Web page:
a computer that doesn't lose data even in a sudden
power outage, or a coin-sized hard drive that could
store 100 or more movies.
Magnetic random-access memory, or MRAM, could make
these possible, and would also offer numerous other
advantages. It would, for instance, operate at much
faster than the speed of ordinary memory but consume
99 percent less energy.
The current challenge, however, is the design of
a fast, reliable and inexpensive way to build stable
and densely packed magnetic memory cells.
A team of researchers at The Johns
Hopkins University, writing in the Jan. 13 issue
of Physical Review Letters, has come up with one
possible answer: tiny, irregularly shaped cobalt
or nickel rings that can serve as memory cells. These "nanorings" can
store a great quantity of information. They also
are immune to the problem of "stray" magnetic
fields, which are fields that "leak" from
other kinds of magnets and can thus interfere with
magnets next to them.
"It's the asymmetrical design that's the breakthrough,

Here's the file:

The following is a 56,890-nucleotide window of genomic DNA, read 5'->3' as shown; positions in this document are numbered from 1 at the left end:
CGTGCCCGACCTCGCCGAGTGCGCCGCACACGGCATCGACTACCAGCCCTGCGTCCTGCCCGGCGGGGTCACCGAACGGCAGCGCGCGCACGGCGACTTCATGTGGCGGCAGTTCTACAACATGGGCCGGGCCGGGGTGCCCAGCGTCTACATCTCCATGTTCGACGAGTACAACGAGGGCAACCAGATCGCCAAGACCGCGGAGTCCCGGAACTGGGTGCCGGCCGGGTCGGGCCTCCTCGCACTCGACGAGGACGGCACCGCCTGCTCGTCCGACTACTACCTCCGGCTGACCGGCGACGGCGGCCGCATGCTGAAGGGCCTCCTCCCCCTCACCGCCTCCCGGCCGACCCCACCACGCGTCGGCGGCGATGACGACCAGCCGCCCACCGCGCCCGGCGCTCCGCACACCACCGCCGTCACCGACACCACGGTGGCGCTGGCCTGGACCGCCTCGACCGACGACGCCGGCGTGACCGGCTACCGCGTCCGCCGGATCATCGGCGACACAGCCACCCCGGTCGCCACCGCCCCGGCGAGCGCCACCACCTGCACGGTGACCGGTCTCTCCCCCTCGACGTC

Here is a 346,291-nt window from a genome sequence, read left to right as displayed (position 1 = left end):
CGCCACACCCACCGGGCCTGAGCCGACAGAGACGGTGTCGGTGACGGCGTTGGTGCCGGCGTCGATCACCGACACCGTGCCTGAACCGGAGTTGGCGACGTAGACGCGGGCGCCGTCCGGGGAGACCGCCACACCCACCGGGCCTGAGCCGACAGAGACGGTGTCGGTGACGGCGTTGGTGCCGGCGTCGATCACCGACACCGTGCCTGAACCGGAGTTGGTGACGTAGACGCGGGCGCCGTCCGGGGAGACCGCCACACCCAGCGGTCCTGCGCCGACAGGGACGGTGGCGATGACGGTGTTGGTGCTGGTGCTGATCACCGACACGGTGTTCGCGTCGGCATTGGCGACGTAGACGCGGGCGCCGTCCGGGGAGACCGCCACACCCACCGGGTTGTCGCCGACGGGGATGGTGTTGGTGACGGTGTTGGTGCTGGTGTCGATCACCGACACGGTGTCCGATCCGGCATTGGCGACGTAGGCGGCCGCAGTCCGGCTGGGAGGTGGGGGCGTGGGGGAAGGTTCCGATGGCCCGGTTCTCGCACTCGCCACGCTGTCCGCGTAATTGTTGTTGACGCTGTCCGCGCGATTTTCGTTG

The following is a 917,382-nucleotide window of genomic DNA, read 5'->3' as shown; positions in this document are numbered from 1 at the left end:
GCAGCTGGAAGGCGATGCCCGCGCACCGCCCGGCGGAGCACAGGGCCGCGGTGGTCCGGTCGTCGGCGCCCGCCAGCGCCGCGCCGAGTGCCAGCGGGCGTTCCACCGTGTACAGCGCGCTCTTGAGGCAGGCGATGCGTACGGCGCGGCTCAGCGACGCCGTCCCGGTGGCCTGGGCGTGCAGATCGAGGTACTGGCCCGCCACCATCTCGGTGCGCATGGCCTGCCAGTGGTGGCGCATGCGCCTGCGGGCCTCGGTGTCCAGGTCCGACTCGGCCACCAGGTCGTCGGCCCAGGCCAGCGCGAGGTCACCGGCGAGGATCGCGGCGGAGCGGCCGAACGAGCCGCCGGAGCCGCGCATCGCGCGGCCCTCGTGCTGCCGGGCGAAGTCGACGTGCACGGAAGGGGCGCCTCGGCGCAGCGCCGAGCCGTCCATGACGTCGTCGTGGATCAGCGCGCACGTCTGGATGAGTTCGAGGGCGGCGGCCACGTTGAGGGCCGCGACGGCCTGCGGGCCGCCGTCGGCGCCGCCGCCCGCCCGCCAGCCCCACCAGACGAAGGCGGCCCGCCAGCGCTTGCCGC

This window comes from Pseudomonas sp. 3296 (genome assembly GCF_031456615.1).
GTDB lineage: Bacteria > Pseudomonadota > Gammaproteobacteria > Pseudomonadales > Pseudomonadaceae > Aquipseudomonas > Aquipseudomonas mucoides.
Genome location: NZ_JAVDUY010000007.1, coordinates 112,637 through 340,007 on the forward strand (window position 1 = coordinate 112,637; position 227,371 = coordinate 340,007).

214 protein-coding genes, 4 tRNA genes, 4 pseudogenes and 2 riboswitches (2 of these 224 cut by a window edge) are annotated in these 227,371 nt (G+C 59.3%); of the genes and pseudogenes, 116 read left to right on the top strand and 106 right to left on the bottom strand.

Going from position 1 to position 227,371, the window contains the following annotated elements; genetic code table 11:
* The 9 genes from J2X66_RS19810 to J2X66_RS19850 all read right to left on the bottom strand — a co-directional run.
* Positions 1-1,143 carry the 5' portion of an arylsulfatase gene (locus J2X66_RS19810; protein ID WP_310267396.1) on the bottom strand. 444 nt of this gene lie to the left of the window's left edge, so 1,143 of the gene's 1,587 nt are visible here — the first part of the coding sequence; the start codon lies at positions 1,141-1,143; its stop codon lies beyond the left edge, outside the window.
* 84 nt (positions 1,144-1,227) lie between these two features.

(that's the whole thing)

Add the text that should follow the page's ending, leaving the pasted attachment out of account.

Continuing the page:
but we are also very excited about the fast, efficient
and inexpensive method we came up with for making
them," said paper co-author Frank Q. Zhu, a
doctoral candidate in the Henry A. Rowland Department
of Physics and Astronomy in the Krieger School of
Arts and Sciences at Johns Hopkins.
The nanorings are extremely small, with a diameter
of about 100 nanometers.
A single nanometer is one billionth of a meter. A
single strand of human hair can hold 1 million rings
of this size, Zhu says.
The asymmetrical design allows more of the nanorings
to end up in a so-called "vortex state," meaning
they have no stray field at all. With no stray field
to contend with, Zhu's team's nanorings act like
quiet neighbors who don't bother each other and,
thus, can be packed together extremely densely. As
a result, the amount of information that can be stored
in a given area is greatly increased.
Fabrication of the nanorings is a multistep procedure
involving self-assembly, thin film deposition and
dry etching. The key to creating the irregular rings,
Zhu said, is to -- while etching the rings with an
argon ion beam at the end of the process -- tilt
the substrate on which the rings are formed.
"In our previous study, we found that 100 nanometer
symmetric nanorings have only about a 40 percent
chance to get vortex state," Zhu said. "But
the asymmetric nanorings have between a 40 percent
and 100 percent chance to get vortex state. This
chance can be controlled on-demand by utilizing the
direction of magnetic field."
The research is funded by the National Science Foundation.
The Physical Review Letters paper will be available
online Jan. 12 here:
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